Alvarado L.,Lakehead University |
Torres I.R.,Institute Metalurgia |
Chen A.,Lakehead University
Separation and Purification Technology | Year: 2013
Mining and electroplating wastewaters contain many harmful ions, which are discharged into waterways and water bodies and cause significant environmental damage. Hexavalent chromium (Cr(VI)) is an ion that is commonly present in these effluents, which has been proven as toxic to humans. In the present work, continuous ion exchange and electrodeionization are proposed as a new hybrid technology for the effective treatment of Cr(VI) wastewater as well as the recovery of chromium ions. We have systemically studied a strong basic macroreticular anion exchange resin (Amberlite® IRA900) for the removal of Cr(VI). The ion exchange isotherm and kinetics of the resin were determined, showing that the IRA900 anionic ion exchange resin has a high capacity for ion exchange with hexavalent chromium (116 mg Cr(VI) per gram of resin). When the anionic resin was combined with a strong acidic macroreticular cation exchange resin (Amberlite® 200C) and employed in continuous electrodeionization, over 98.5% of Cr(VI) was continuously removed from the dilute compartment with an energy consumption of less than 0.07 kW h/m3, while Cr(VI) was recovered in the concentrate compartment. © 2012 Elsevier B.V. All rights reserved.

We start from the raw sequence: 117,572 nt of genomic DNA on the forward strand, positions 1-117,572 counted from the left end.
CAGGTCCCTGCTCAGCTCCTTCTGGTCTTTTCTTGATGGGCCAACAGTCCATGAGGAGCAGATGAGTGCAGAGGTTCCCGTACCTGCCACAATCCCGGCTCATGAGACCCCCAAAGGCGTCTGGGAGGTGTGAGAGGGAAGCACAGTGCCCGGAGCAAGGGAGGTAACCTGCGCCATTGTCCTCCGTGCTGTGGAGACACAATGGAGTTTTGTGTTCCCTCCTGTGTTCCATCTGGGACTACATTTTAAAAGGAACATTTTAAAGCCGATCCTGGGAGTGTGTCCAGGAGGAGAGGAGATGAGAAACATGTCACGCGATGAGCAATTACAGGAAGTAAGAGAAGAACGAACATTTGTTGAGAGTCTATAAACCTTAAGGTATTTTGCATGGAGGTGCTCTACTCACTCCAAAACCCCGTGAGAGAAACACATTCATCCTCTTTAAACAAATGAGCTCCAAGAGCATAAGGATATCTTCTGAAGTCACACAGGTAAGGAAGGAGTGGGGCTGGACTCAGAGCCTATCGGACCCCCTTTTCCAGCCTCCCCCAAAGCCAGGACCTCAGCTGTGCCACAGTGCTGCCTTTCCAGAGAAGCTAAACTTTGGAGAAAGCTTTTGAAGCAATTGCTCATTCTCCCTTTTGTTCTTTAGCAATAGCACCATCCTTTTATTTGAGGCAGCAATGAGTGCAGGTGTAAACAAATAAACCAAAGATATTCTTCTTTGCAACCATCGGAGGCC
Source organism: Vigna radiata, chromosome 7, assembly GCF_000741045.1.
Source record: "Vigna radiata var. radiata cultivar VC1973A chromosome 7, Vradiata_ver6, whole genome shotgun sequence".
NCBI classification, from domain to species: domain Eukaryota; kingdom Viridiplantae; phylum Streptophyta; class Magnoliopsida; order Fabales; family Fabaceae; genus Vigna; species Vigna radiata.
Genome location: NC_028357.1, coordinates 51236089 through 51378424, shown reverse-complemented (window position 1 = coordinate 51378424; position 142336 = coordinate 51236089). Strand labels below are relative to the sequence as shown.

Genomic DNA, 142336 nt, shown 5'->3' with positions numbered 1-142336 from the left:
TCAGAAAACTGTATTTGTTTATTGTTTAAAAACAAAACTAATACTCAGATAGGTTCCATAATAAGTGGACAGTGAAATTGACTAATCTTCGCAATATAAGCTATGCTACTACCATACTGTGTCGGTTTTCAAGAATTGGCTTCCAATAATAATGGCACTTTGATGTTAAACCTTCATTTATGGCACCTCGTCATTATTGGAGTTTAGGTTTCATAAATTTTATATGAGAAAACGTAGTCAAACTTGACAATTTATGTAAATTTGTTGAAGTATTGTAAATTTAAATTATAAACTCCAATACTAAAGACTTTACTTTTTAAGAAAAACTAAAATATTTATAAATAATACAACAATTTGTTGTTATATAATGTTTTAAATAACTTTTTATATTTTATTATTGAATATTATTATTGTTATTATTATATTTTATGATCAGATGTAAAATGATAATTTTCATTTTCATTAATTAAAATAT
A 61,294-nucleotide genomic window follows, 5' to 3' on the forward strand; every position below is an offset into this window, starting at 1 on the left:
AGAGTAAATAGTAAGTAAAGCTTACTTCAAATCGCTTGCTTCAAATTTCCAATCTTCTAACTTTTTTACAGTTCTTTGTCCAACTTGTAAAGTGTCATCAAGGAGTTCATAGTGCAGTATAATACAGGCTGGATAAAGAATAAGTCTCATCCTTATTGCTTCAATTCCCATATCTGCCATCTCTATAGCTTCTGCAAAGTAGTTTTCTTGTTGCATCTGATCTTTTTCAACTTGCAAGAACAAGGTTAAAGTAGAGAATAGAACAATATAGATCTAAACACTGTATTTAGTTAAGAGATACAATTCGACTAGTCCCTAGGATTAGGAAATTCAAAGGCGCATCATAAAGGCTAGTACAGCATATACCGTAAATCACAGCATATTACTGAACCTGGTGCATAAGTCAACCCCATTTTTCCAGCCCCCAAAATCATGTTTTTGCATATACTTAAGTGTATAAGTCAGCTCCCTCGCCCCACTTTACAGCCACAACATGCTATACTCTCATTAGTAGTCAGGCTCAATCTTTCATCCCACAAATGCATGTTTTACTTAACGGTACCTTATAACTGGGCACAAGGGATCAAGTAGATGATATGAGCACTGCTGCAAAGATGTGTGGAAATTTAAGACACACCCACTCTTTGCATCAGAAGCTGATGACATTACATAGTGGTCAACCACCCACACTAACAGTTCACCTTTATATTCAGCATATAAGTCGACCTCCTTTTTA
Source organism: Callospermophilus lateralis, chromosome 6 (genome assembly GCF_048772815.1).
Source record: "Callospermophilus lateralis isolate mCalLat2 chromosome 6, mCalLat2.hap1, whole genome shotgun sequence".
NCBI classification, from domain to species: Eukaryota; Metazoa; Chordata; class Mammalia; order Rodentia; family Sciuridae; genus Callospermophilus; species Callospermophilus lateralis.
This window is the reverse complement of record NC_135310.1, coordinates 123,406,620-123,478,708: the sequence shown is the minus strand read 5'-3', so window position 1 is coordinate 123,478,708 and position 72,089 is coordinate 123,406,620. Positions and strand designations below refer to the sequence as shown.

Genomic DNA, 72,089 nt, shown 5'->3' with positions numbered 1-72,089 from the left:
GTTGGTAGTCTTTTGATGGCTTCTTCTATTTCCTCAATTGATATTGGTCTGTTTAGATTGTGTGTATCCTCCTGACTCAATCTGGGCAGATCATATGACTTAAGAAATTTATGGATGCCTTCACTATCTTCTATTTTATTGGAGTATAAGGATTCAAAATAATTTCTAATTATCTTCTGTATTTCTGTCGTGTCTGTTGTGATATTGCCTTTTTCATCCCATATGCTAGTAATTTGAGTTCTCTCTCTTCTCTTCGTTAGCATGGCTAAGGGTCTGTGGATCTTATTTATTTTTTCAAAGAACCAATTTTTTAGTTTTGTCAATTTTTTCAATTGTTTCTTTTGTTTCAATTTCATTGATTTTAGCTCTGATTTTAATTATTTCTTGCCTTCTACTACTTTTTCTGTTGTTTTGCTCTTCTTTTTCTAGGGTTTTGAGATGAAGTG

Garcia-Meza J.V.,Institute Metalurgia |
Fernandez J.J.,Institute Metalurgia |
Lara R.H.,National Autonomous University of Mexico |
Gonzalez I.,Metropolitan Autonomous University
Applied Microbiology and Biotechnology | Year: 2013
Biofilms of Acidithiobacillus thiooxidans were grown on the surface of massive chalcopyrite electrodes (MCE) where different secondary sulfur phases were previously formed by potentiostatic oxidation of MCE at 0.780 ≤ E an ≤ 0.965 V (electrooxidized MCE, eMCE). The formation of mainly S0 and minor amounts of CuS and S n 2- were detected on eMCEs. The eMCEs were incubated with A. thiooxidans cells for 1, 12, 24, 48, and 120 h in order to temporally monitor changes in eMCE's secondary phases, biofilm structure, and extracellular polymeric substance (EPS) composition (lipids, proteins, and polysaccharides) using microscopic, spectroscopic, electrochemical, and biochemical techniques. The results show significant cell attachments with stratified biofilm structure since the first hour of incubation and EPS composition changes, the most important being production after 48-120 h when the highest amount of lipids and proteins were registered. During 120 h, periodic oxidation/formation of S0/S n 2- was recorded on biooxidized eMCEs, until a stable CuS composition was formed. In contrast, no evidence of CuS formation was observed on the eMCEs of the abiotic control, confirming that CuS formation results from microbial activity. The surface transformation of eMCE induces a structural transformation of the biofilm, evolving directly to a multilayered biofilm with more hydrophobic EPS and proteins after 120 h. Our results suggest that A. thiooxidans responded to the spatial and temporal distribution and chemical reactivity of the S n 2-/S0/CuS phases throughout 120 h. These results suggested a strong correlation between surface speciation, hydrophobic domains in EPS, and biofilm organization during chalcopyrite biooxidation by A. thiooxidans. © 2012 Springer-Verlag Berlin Heidelberg.